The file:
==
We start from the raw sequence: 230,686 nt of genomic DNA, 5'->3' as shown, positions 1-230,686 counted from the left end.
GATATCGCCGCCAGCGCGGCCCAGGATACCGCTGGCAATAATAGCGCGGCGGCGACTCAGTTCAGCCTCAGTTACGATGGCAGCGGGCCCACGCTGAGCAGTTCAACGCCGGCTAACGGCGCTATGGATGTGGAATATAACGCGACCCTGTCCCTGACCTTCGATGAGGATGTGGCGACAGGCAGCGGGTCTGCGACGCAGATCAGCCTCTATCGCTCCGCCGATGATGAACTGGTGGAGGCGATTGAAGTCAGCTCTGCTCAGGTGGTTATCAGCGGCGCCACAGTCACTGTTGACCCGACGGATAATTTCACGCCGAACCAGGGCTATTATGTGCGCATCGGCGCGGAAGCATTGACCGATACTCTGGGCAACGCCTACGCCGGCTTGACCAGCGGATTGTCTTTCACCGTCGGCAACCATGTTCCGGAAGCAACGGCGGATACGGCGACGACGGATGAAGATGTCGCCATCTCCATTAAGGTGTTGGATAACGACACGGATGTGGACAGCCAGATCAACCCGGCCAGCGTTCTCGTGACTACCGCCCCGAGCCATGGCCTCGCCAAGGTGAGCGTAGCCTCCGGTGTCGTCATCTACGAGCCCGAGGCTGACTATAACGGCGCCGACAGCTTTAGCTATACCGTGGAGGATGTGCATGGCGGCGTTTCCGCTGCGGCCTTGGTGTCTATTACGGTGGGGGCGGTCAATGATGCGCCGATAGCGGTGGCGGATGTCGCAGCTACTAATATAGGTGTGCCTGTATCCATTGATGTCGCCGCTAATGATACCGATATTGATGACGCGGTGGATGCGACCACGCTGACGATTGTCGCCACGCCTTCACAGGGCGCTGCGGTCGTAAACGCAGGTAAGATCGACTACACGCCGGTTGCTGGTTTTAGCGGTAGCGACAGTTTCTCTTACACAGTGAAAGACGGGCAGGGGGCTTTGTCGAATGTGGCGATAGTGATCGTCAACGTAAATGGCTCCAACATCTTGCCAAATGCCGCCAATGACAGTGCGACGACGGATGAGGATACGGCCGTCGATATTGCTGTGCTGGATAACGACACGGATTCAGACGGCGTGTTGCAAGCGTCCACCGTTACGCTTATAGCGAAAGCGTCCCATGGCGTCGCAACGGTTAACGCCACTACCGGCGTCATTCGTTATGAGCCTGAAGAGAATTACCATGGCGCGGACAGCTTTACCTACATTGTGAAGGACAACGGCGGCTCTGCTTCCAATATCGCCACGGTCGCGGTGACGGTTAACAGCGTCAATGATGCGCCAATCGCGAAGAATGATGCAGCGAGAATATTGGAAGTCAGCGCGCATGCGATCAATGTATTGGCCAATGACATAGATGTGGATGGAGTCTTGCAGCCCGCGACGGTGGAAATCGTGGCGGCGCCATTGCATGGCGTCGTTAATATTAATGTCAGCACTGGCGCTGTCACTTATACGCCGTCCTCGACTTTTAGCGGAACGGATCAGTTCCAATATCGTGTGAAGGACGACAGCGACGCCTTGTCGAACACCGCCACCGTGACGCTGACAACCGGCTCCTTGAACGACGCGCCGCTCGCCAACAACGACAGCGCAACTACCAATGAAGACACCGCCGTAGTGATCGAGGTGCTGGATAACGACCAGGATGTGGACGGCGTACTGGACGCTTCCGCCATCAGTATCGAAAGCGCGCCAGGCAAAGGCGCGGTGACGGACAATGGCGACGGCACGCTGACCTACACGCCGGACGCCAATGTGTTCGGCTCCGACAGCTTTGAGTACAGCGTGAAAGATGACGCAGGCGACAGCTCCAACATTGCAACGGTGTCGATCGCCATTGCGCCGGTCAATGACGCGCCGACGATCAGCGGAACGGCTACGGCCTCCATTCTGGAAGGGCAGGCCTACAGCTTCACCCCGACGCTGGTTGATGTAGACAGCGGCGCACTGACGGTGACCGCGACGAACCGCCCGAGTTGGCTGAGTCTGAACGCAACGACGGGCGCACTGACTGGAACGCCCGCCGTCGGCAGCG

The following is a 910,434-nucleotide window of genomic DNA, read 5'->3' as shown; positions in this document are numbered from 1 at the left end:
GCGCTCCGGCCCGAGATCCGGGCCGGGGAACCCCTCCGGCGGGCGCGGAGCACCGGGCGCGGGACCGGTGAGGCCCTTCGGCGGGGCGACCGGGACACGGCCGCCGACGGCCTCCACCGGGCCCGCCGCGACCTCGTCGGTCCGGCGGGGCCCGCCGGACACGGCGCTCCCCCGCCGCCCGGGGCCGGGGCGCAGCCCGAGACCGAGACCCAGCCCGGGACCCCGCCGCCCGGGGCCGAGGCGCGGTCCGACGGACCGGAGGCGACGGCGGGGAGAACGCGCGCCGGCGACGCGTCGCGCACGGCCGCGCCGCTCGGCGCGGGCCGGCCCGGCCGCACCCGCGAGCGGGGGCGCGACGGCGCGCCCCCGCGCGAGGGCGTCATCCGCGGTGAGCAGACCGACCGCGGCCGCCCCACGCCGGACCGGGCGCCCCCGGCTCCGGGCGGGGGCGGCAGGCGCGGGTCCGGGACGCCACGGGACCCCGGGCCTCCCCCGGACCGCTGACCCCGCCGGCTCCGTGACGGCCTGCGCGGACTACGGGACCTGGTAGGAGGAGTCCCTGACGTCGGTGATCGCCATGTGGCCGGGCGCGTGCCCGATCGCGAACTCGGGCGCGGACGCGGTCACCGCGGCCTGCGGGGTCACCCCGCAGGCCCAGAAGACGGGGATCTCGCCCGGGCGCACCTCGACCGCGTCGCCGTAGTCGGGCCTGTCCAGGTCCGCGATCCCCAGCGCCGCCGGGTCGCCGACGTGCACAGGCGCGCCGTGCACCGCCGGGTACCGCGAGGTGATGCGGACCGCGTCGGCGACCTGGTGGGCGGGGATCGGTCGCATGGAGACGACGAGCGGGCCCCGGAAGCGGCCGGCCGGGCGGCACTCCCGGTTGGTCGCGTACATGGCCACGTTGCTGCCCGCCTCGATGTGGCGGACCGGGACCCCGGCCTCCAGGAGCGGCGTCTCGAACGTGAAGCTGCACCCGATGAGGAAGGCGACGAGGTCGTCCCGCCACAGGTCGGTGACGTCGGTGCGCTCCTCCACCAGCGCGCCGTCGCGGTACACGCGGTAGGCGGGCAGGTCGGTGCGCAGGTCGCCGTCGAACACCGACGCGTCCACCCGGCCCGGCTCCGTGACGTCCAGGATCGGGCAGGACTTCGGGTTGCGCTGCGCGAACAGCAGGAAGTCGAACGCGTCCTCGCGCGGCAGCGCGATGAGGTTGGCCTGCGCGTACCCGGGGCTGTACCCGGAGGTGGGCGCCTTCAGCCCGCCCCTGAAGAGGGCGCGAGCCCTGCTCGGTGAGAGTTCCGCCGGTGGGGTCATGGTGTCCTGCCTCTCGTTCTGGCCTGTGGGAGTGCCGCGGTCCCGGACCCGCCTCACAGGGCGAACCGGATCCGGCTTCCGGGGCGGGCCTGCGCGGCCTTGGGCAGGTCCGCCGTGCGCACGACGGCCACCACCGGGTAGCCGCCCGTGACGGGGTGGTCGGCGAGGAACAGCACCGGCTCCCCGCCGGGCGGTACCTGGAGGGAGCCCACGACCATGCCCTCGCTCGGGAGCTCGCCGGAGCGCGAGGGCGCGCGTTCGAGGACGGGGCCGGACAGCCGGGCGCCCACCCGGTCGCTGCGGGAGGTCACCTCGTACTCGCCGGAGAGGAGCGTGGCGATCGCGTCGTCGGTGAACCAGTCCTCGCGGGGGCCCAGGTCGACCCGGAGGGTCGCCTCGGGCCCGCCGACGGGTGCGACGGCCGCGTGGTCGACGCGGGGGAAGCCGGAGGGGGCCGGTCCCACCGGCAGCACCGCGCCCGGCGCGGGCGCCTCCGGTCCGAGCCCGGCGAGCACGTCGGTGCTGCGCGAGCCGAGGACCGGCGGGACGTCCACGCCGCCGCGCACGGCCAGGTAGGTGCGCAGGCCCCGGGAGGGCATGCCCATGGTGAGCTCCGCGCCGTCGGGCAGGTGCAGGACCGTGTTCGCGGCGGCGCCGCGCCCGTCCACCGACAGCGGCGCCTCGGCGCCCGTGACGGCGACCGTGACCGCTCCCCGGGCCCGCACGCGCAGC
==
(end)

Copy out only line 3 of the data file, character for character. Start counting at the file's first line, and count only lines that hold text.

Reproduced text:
The following is a 910,434-nucleotide window of genomic DNA, read 5'->3' as shown; positions in this document are numbered from 1 at the left end: